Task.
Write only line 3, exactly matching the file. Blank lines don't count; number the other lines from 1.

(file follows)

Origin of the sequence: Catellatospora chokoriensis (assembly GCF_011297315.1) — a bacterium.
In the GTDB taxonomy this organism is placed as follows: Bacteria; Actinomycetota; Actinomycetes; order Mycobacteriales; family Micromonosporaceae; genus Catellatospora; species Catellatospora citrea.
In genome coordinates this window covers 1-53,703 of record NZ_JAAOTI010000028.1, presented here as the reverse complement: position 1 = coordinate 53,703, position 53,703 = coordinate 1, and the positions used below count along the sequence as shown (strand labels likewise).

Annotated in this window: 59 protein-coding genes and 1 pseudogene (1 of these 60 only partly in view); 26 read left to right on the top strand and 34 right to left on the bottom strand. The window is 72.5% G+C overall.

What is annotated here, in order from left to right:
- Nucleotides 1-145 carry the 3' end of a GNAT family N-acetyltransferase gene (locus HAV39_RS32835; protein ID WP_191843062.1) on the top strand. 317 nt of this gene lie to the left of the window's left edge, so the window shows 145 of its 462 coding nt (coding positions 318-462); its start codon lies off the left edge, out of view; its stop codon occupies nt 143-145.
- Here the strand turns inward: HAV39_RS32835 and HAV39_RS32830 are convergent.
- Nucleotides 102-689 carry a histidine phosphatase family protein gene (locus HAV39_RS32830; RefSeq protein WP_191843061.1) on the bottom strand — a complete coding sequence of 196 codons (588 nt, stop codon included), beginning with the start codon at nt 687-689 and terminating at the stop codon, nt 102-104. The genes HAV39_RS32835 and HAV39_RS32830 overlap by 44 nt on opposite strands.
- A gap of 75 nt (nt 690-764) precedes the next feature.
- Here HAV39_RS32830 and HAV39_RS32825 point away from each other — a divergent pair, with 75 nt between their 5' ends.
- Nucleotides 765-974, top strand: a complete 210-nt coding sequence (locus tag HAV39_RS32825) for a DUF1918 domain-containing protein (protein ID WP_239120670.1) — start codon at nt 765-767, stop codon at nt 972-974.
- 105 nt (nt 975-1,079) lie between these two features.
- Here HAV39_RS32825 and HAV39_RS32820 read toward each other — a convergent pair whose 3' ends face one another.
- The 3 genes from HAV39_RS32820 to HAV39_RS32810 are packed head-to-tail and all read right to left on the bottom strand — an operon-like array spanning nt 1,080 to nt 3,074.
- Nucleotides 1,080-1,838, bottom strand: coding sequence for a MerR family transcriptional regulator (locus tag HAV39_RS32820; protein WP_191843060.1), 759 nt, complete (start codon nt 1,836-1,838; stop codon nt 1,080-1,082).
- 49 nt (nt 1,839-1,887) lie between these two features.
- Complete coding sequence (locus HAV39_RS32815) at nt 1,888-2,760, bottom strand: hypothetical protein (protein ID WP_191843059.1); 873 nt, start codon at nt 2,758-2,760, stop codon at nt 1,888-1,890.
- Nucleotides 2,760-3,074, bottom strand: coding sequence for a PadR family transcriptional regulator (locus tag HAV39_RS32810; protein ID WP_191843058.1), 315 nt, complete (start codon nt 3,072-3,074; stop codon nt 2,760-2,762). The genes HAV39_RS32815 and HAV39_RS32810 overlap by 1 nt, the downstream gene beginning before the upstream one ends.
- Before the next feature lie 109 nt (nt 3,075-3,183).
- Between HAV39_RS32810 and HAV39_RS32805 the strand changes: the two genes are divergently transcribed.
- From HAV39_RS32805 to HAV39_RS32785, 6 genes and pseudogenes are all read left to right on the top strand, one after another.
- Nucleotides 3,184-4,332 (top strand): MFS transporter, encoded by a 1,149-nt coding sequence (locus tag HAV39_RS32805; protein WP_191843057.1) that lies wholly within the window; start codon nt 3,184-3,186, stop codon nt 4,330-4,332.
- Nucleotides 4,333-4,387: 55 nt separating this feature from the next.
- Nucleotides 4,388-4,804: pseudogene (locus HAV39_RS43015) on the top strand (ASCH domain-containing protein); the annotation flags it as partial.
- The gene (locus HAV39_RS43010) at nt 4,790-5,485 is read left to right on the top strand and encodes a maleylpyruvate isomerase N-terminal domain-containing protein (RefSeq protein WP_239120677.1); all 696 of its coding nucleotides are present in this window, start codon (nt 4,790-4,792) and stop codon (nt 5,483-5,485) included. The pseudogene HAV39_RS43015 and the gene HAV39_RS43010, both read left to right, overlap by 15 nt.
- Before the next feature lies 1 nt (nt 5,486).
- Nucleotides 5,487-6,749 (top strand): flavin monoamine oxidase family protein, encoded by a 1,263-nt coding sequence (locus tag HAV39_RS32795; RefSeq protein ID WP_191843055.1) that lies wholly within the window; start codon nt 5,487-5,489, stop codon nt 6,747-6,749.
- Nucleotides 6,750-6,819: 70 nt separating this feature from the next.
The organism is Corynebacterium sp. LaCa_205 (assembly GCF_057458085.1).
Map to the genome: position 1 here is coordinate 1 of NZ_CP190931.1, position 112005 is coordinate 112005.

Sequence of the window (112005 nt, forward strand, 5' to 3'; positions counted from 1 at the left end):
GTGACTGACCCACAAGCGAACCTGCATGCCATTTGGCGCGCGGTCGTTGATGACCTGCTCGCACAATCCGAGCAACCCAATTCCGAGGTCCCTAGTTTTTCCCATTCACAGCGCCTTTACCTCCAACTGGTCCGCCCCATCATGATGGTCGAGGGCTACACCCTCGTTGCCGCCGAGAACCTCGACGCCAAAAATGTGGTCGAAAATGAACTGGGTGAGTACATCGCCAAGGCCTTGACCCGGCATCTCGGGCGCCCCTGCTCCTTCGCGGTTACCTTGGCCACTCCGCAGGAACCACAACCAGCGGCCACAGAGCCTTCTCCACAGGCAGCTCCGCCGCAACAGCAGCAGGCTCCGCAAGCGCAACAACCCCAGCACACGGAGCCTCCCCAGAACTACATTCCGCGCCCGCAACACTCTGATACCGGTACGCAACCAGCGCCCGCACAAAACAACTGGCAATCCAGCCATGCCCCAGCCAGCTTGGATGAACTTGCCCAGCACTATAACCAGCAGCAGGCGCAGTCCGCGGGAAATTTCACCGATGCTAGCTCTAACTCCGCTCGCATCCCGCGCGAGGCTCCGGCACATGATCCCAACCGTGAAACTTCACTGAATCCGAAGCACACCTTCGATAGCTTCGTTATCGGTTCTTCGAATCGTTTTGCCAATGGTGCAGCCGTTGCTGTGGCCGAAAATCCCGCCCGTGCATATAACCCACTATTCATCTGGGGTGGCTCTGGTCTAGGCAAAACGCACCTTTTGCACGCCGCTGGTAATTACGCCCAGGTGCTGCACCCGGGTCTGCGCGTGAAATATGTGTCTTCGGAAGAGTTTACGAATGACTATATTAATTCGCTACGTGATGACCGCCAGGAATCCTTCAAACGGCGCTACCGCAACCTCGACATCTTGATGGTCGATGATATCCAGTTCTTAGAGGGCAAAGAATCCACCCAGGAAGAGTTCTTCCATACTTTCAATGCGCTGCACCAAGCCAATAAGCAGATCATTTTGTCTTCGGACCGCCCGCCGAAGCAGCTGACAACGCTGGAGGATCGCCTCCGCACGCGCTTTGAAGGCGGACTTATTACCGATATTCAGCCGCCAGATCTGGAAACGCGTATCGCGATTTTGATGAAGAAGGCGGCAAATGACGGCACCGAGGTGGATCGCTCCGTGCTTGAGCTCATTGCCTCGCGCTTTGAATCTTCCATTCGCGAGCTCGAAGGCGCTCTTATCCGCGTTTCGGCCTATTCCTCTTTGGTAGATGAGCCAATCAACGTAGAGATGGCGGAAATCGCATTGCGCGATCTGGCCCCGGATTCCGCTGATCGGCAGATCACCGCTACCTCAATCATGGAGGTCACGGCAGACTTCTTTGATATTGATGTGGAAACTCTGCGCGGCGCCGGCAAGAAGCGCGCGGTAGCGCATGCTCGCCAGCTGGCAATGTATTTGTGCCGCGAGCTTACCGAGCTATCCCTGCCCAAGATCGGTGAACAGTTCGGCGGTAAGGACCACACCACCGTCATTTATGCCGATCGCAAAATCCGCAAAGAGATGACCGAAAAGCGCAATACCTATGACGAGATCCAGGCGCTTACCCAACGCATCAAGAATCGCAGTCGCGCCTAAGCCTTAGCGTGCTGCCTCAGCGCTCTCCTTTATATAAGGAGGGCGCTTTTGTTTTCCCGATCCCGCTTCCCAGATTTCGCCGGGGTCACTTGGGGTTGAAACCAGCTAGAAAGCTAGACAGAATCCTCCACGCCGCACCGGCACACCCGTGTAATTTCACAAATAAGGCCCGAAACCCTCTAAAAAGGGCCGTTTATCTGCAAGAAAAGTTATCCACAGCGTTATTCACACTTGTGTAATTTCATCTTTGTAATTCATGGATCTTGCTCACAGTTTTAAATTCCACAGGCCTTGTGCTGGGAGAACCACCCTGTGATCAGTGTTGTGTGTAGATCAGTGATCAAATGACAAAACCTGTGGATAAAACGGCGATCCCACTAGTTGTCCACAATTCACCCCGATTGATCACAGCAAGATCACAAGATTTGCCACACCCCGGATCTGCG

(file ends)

In genome coordinates this window covers 1-53,703 of record NZ_JAAOTI010000028.1, presented here as the reverse complement: position 1 = coordinate 53,703, position 53,703 = coordinate 1, and the positions used below count along the sequence as shown (strand labels likewise).